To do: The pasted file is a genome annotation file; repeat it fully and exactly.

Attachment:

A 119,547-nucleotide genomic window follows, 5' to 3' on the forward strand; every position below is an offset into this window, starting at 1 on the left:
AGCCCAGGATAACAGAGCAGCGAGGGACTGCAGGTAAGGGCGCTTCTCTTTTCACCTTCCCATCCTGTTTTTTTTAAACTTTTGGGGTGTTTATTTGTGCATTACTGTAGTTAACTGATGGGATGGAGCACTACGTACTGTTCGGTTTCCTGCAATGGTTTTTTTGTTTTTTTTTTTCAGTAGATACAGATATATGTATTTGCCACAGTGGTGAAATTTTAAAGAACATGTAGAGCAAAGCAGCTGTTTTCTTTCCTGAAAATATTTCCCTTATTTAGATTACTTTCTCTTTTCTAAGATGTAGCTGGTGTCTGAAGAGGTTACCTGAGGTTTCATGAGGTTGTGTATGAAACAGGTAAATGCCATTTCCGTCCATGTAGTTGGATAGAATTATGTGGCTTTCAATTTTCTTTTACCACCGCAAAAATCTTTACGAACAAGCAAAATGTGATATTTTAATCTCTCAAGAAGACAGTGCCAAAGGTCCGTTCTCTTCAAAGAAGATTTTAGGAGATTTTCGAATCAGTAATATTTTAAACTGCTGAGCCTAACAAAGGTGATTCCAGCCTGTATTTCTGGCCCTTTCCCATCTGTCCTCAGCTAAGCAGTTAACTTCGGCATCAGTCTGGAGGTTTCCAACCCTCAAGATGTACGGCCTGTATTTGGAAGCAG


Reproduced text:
A 119,547-nucleotide genomic window follows, 5' to 3' on the forward strand; every position below is an offset into this window, starting at 1 on the left:
AGCCCAGGATAACAGAGCAGCGAGGGACTGCAGGTAAGGGCGCTTCTCTTTTCACCTTCCCATCCTGTTTTTTTTAAACTTTTGGGGTGTTTATTTGTGCATTACTGTAGTTAACTGATGGGATGGAGCACTACGTACTGTTCGGTTTCCTGCAATGGTTTTTTTGTTTTTTTTTTTCAGTAGATACAGATATATGTATTTGCCACAGTGGTGAAATTTTAAAGAACATGTAGAGCAAAGCAGCTGTTTTCTTTCCTGAAAATATTTCCCTTATTTAGATTACTTTCTCTTTTCTAAGATGTAGCTGGTGTCTGAAGAGGTTACCTGAGGTTTCATGAGGTTGTGTATGAAACAGGTAAATGCCATTTCCGTCCATGTAGTTGGATAGAATTATGTGGCTTTCAATTTTCTTTTACCACCGCAAAAATCTTTACGAACAAGCAAAATGTGATATTTTAATCTCTCAAGAAGACAGTGCCAAAGGTCCGTTCTCTTCAAAGAAGATTTTAGGAGATTTTCGAATCAGTAATATTTTAAACTGCTGAGCCTAACAAAGGTGATTCCAGCCTGTATTTCTGGCCCTTTCCCATCTGTCCTCAGCTAAGCAGTTAACTTCGGCATCAGTCTGGAGGTTTCCAACCCTCAAGATGTACGGCCTGTATTTGGAAGCAG